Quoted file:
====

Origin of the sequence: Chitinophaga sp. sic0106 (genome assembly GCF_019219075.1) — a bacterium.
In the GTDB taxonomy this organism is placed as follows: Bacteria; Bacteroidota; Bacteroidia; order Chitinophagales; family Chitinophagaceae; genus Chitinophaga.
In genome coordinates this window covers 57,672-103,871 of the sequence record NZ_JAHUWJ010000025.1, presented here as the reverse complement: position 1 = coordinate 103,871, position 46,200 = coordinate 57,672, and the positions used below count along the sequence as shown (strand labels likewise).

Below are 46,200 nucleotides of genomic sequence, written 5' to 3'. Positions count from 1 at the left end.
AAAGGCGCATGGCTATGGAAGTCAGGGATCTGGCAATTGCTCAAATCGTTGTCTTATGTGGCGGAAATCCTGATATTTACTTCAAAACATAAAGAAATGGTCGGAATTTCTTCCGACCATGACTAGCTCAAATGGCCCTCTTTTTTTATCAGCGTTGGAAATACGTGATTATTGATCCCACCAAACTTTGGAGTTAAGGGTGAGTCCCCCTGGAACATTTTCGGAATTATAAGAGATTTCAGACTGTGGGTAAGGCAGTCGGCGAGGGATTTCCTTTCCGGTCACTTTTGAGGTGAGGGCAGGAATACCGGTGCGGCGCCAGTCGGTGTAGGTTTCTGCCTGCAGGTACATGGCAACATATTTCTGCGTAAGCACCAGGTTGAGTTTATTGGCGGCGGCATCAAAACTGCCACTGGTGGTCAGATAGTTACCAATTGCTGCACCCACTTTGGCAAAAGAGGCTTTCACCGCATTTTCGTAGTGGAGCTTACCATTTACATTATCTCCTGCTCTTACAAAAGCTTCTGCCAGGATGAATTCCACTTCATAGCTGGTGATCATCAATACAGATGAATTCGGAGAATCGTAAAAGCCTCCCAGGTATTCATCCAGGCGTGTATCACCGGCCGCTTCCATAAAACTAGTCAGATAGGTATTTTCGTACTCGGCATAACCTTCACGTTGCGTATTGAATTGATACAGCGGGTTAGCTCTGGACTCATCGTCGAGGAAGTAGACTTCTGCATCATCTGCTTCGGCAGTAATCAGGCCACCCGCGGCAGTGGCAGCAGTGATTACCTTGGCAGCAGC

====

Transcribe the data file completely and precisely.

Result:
Origin of the sequence: Chitinophaga sp. sic0106 (genome assembly GCF_019219075.1) — a bacterium.
In the GTDB taxonomy this organism is placed as follows: Bacteria; Bacteroidota; Bacteroidia; order Chitinophagales; family Chitinophagaceae; genus Chitinophaga.
In genome coordinates this window covers 57,672-103,871 of the sequence record NZ_JAHUWJ010000025.1, presented here as the reverse complement: position 1 = coordinate 103,871, position 46,200 = coordinate 57,672, and the positions used below count along the sequence as shown (strand labels likewise).

Below are 46,200 nucleotides of genomic sequence, written 5' to 3'. Positions count from 1 at the left end.
AAAGGCGCATGGCTATGGAAGTCAGGGATCTGGCAATTGCTCAAATCGTTGTCTTATGTGGCGGAAATCCTGATATTTACTTCAAAACATAAAGAAATGGTCGGAATTTCTTCCGACCATGACTAGCTCAAATGGCCCTCTTTTTTTATCAGCGTTGGAAATACGTGATTATTGATCCCACCAAACTTTGGAGTTAAGGGTGAGTCCCCCTGGAACATTTTCGGAATTATAAGAGATTTCAGACTGTGGGTAAGGCAGTCGGCGAGGGATTTCCTTTCCGGTCACTTTTGAGGTGAGGGCAGGAATACCGGTGCGGCGCCAGTCGGTGTAGGTTTCTGCCTGCAGGTACATGGCAACATATTTCTGCGTAAGCACCAGGTTGAGTTTATTGGCGGCGGCATCAAAACTGCCACTGGTGGTCAGATAGTTACCAATTGCTGCACCCACTTTGGCAAAAGAGGCTTTCACCGCATTTTCGTAGTGGAGCTTACCATTTACATTATCTCCTGCTCTTACAAAAGCTTCTGCCAGGATGAATTCCACTTCATAGCTGGTGATCATCAATACAGATGAATTCGGAGAATCGTAAAAGCCTCCCAGGTATTCATCCAGGCGTGTATCACCGGCCGCTTCCATAAAACTAGTCAGATAGGTATTTTCGTACTCGGCATAACCTTCACGTTGCGTATTGAATTGATACAGCGGGTTAGCTCTGGACTCATCGTCGAGGAAGTAGACTTCTGCATCATCTGCTTCGGCAGTAATCAGGCCACCCGCGGCAGTGGCAGCAGTGATTACCTTGGCAGCAGC